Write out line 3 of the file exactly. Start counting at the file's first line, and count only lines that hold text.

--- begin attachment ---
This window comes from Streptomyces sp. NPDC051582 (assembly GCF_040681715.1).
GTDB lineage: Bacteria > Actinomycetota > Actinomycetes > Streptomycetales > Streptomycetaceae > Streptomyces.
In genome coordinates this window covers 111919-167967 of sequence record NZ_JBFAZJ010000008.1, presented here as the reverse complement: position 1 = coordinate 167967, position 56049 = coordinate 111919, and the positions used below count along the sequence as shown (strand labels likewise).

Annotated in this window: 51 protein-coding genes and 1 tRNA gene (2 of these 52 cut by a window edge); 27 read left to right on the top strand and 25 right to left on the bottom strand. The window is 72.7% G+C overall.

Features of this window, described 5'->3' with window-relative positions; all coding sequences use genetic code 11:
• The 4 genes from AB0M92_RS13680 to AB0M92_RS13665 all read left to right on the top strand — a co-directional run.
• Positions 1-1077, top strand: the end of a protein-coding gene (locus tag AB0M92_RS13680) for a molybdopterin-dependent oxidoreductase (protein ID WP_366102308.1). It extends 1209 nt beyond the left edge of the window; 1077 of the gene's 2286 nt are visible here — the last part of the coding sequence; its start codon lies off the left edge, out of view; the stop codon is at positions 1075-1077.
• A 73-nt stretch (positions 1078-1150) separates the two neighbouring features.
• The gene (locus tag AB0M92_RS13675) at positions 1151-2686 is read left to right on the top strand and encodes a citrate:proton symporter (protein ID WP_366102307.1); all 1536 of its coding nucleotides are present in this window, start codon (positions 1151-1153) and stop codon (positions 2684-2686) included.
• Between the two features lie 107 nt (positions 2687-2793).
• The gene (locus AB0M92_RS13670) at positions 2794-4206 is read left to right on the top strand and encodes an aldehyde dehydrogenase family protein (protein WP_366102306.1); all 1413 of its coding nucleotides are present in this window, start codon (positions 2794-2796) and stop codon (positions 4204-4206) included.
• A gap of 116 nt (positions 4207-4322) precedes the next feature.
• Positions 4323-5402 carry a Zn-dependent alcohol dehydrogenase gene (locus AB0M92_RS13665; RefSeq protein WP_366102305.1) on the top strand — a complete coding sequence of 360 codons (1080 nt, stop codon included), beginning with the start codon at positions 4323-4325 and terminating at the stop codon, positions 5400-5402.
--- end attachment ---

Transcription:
In genome coordinates this window covers 111919-167967 of sequence record NZ_JBFAZJ010000008.1, presented here as the reverse complement: position 1 = coordinate 167967, position 56049 = coordinate 111919, and the positions used below count along the sequence as shown (strand labels likewise).